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So I'm supposed to set an integral up for both orders of integration and evaluate using the "nicer" of the two

$$\iint_{R} \frac{y}{x^2+y^2} \,dA$$ for $R$ bounded by $y=x, y = 2x$, and $x=2$.

So what I have tried to do so far was figuring out the region which I'm integrating over which is

enter image description here

So this is what my two integrals are:

$$\int_{0}^{2}\int_{y=x}^{y=2x} \frac{y}{x^2+y^2} \,dy\, dx$$

$$\int_{0}^{2}\int_{x=\frac{y}{2}}^{x=y} \frac{y}{x^2+y^2}\, dx\, dy$$

I believe the easier integral would be the second one when you integrate with respect to $dy$ first, because since $y$ would be a constant, you can factor out $x$ and integrate $\frac{1}{x^2+y^2}$. I was wondering if my thought process is correct, and if it does can you help me integrate this?

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    $\begingroup$ The integral you present in the title and the first formula is not the same as the two integrals at the end (look at the numerator). Which did you intend? $\endgroup$ – rogerl Oct 23 '18 at 18:15
  • $\begingroup$ If $y$ is in the numerator, then it is easier to integrate first by $dy$. Check the title and content of your question as @rogerl suggested. $\endgroup$ – the_candyman Oct 23 '18 at 18:16
  • $\begingroup$ @rogerl I think I fixed it now! $\endgroup$ – DummKorf Oct 23 '18 at 18:18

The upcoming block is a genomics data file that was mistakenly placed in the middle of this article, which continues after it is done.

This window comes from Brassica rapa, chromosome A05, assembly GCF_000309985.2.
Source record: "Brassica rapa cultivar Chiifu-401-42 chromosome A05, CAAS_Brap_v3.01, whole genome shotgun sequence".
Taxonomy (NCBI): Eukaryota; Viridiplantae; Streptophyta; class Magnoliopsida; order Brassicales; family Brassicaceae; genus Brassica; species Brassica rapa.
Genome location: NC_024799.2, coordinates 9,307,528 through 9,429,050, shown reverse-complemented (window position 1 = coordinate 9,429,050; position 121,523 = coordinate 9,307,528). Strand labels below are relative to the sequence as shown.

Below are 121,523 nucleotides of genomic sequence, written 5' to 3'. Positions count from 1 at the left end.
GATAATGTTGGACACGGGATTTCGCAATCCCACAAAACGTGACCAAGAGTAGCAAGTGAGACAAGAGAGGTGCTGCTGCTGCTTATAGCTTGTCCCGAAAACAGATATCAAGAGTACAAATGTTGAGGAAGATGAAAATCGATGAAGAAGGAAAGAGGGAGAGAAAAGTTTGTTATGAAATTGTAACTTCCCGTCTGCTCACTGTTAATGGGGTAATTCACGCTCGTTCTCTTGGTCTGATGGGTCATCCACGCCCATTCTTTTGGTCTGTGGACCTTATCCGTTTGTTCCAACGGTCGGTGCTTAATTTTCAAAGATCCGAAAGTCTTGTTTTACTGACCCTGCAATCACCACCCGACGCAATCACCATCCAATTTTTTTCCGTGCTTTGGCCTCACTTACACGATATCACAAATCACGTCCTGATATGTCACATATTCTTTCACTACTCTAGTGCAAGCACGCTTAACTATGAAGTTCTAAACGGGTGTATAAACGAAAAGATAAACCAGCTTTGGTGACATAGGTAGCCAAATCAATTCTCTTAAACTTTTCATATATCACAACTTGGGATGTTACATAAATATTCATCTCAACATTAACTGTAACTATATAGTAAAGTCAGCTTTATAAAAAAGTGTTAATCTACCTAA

• $\begingroup$ Are my bounds correct? $\endgroup$ – DummKorf Oct 23 '18 at 18:18
  • $\begingroup$ The lower bound on the second integral should be $\frac{1}{2}y$, not $\frac{1}{2}$. I suspect that was a typo. As noted above, integrating first with respect to $y$ is easier (the numerator is close to the derivative of the denominator). $\endgroup$ – rogerl Oct 23 '18 at 18:19
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A partial answer, at least:

Your bounds on the second one are not right; you cover a region which is smaller than intended, namely the one bounded by the lines $y=x$, $y=2x$ and $y=2$ (note $y=2$, not $x=2$).

You need to go all the way up to $y=4$, and take $\int_{x=y/2}^{\min(1,y)}$ in the inner integral instead, and then evaluate this by splitting the outer integral into cases: $\int_{y=0}^2 + \int_{y=2}^4$.

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  • $\begingroup$ So... the second integral is not the easier one to integrate over? $\endgroup$ – DummKorf Oct 23 '18 at 19:01
  • $\begingroup$ Correct, the first one seems more convenient. $\endgroup$ – Hans Lundmark Oct 23 '18 at 19:02
  • $\begingroup$ I got $\ln{(\frac{5}{2})}$ as an answer using the first integral. Does that sound right? $\endgroup$ – DummKorf Oct 23 '18 at 19:09
  • $\begingroup$ @DummKorf: Yes. $\endgroup$ – Hans Lundmark Oct 24 '18 at 8:50

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